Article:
The clich is that family wineries are nestled in rugged foothills above bucolic valleys. But for Revolution Wines, the term shoehornedâ€¯is more a. Squeezed ipnto a former auto shop at P and 21st streetsâ€¯in midtown, it’s a working microwinery right here in River City.
There’s something reminiscent of a speak-easy about the operation.â€¯You pass through a nondescript metal gate and walk along a littleâ€¯pathway to get to the winery at 2116 P St. As you step into the tiny tasting area, you are likely to beâ€¯greeted by the winemaker himself. It’s hard to call a man withâ€¯freckles and a soul patch a veteran winemaker, but Jason Fernandez,â€¯34, has crushed with the best of them at Chalone, Bonny Doon and R.H.â€¯Phillips. For his own venture, he teamed up with his brother-in-law,â€¯Joe Genshlea Jr., a former product supervisor in the mortgageâ€¯industry who now manages the winery full time; Joe’s wife, Gina; andâ€¯a web of investors that includes local attorney Joe Genshlea Sr. andâ€¯lobbyist Phil Serna, son of the late Mayor Joe Serna.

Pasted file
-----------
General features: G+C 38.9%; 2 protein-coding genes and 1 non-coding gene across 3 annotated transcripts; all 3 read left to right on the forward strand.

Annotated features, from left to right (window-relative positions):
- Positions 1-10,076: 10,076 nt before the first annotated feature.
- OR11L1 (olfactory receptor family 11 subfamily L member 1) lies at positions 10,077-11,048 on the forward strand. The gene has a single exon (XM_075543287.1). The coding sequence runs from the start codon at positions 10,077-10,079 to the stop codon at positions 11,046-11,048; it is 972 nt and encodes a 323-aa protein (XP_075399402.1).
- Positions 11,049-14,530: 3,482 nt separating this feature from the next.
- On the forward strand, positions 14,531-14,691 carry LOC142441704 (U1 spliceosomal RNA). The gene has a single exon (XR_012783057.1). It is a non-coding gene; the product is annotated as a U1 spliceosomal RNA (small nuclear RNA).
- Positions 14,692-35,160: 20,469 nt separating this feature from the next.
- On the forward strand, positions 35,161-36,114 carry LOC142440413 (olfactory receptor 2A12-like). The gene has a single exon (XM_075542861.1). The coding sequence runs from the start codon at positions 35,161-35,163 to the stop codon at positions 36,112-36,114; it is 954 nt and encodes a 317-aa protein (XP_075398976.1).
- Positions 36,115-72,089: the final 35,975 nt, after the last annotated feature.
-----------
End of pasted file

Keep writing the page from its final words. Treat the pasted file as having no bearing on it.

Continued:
Fernandez and the junior Genshlea, 42, are a visual contrast.â€¯Fernandez moves quickly and smiles boyishly, with
dark eyes thatâ€¯flash serious intent. Genshlea is tall, relaxed, softer around theâ€¯edges, with fair skin and hair and tentative blue eyes. After two years of making Revolution Wines in space rented from other wineries,â€¯they opened their P Street tasting room to the
public on July 13, 2007.
In their own way, these local sons are just as guilty of buying intoâ€¯the romance of winemaking as previous generations who went back toâ€¯the land (or the chÃ¢teau). In this case, however, they’ve chosen hipâ€¯midtown as their wine country.